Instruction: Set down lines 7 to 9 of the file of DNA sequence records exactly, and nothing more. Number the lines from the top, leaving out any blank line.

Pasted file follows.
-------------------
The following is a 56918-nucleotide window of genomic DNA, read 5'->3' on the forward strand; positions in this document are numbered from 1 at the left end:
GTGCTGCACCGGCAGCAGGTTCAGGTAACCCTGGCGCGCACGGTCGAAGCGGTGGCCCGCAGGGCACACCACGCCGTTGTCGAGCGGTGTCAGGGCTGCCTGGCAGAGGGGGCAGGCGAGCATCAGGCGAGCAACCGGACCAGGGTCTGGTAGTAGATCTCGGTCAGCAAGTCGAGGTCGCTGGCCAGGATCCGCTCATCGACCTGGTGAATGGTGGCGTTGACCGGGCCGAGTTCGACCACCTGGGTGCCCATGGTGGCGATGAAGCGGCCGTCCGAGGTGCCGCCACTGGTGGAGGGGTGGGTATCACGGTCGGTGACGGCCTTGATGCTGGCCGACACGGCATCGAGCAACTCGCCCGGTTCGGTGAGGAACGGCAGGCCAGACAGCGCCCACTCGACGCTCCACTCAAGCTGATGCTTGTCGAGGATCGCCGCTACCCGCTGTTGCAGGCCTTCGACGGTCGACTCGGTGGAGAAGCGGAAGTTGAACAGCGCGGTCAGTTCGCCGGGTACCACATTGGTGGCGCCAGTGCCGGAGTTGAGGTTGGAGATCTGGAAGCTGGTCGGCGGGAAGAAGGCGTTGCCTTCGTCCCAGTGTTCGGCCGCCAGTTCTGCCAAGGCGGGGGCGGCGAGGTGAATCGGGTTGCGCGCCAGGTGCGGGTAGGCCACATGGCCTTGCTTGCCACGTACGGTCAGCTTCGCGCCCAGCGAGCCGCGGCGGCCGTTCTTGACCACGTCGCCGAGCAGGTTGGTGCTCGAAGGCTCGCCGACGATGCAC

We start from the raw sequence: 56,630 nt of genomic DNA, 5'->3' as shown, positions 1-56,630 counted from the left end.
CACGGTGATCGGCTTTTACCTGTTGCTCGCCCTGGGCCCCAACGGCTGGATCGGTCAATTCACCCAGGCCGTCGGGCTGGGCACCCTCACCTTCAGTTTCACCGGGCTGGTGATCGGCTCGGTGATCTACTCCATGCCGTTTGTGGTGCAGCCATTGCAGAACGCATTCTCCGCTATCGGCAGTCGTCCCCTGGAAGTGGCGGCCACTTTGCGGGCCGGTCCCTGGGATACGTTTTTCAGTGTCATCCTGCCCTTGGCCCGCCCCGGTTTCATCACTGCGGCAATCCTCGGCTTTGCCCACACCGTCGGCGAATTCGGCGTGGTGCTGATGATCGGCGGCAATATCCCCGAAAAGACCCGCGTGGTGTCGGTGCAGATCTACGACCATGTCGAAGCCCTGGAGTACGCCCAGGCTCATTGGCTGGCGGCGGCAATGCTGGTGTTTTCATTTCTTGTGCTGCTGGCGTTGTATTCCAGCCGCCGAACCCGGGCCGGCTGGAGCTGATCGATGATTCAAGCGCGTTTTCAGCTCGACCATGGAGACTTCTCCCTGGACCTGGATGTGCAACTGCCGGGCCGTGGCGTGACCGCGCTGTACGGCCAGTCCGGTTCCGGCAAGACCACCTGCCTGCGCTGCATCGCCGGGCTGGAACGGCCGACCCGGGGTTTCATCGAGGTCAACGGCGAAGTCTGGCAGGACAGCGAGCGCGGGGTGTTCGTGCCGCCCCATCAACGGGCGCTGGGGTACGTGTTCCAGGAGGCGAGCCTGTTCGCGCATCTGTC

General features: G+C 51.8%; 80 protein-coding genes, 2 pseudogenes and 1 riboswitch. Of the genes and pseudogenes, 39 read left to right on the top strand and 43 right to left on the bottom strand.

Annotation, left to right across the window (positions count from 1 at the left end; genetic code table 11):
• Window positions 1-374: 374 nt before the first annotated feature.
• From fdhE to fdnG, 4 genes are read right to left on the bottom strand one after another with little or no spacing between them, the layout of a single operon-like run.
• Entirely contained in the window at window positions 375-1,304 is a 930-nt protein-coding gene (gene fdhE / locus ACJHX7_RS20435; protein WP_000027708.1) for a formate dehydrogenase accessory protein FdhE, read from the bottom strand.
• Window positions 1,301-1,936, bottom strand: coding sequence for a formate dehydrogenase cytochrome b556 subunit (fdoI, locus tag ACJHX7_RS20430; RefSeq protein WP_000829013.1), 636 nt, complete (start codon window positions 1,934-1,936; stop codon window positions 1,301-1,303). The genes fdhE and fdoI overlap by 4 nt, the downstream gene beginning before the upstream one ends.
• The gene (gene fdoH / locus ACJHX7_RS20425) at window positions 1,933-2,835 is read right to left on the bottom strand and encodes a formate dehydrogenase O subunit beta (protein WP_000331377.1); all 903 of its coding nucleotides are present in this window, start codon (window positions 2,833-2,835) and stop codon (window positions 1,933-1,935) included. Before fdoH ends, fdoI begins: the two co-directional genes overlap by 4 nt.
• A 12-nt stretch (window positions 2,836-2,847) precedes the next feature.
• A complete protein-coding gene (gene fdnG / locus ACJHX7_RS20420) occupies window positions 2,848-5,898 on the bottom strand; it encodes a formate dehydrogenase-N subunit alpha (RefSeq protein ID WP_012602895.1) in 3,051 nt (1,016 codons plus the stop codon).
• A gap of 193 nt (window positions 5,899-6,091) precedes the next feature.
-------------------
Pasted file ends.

• Window positions 1-374: 374 nt before the first annotated feature.
• From fdhE to fdnG, 4 genes are read right to left on the bottom strand one after another with little or no spacing between them, the layout of a single operon-like run.
• Entirely contained in the window at window positions 375-1,304 is a 930-nt protein-coding gene (gene fdhE / locus ACJHX7_RS20435; protein WP_000027708.1) for a formate dehydrogenase accessory protein FdhE, read from the bottom strand.